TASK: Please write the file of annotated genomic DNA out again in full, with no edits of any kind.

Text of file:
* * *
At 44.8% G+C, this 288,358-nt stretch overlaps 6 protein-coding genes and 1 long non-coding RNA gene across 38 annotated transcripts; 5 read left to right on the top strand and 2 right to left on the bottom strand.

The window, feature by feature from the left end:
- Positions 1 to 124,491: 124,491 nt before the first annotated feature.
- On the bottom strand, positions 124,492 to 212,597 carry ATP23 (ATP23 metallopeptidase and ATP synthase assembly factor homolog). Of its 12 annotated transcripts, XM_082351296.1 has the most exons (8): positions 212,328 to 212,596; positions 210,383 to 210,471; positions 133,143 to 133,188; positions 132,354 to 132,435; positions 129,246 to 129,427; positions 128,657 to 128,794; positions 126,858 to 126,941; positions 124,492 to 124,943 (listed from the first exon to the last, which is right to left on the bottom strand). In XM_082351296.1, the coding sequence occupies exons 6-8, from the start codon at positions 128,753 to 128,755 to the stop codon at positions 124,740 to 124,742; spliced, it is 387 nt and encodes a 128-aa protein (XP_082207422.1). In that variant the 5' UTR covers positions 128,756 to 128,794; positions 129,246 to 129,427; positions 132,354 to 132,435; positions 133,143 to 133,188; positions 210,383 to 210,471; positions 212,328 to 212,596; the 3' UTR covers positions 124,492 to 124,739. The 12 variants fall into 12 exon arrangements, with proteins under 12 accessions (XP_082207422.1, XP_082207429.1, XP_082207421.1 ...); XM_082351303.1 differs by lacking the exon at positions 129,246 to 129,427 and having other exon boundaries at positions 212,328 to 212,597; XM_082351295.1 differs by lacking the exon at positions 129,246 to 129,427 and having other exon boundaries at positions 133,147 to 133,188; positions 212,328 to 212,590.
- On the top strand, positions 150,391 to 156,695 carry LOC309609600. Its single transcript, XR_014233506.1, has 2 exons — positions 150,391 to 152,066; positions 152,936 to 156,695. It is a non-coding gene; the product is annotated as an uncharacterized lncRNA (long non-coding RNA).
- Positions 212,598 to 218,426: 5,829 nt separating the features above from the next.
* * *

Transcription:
At 44.8% G+C, this 288,358-nt stretch overlaps 6 protein-coding genes and 1 long non-coding RNA gene across 38 annotated transcripts; 5 read left to right on the top strand and 2 right to left on the bottom strand.

The window, feature by feature from the left end:
- Positions 1 to 124,491: 124,491 nt before the first annotated feature.
- On the bottom strand, positions 124,492 to 212,597 carry ATP23 (ATP23 metallopeptidase and ATP synthase assembly factor homolog). Of its 12 annotated transcripts, XM_082351296.1 has the most exons (8): positions 212,328 to 212,596; positions 210,383 to 210,471; positions 133,143 to 133,188; positions 132,354 to 132,435; positions 129,246 to 129,427; positions 128,657 to 128,794; positions 126,858 to 126,941; positions 124,492 to 124,943 (listed from the first exon to the last, which is right to left on the bottom strand). In XM_082351296.1, the coding sequence occupies exons 6-8, from the start codon at positions 128,753 to 128,755 to the stop codon at positions 124,740 to 124,742; spliced, it is 387 nt and encodes a 128-aa protein (XP_082207422.1). In that variant the 5' UTR covers positions 128,756 to 128,794; positions 129,246 to 129,427; positions 132,354 to 132,435; positions 133,143 to 133,188; positions 210,383 to 210,471; positions 212,328 to 212,596; the 3' UTR covers positions 124,492 to 124,739. The 12 variants fall into 12 exon arrangements, with proteins under 12 accessions (XP_082207422.1, XP_082207429.1, XP_082207421.1 ...); XM_082351303.1 differs by lacking the exon at positions 129,246 to 129,427 and having other exon boundaries at positions 212,328 to 212,597; XM_082351295.1 differs by lacking the exon at positions 129,246 to 129,427 and having other exon boundaries at positions 133,147 to 133,188; positions 212,328 to 212,590.
- On the top strand, positions 150,391 to 156,695 carry LOC309609600. Its single transcript, XR_014233506.1, has 2 exons — positions 150,391 to 152,066; positions 152,936 to 156,695. It is a non-coding gene; the product is annotated as an uncharacterized lncRNA (long non-coding RNA).
- Positions 212,598 to 218,426: 5,829 nt separating the features above from the next.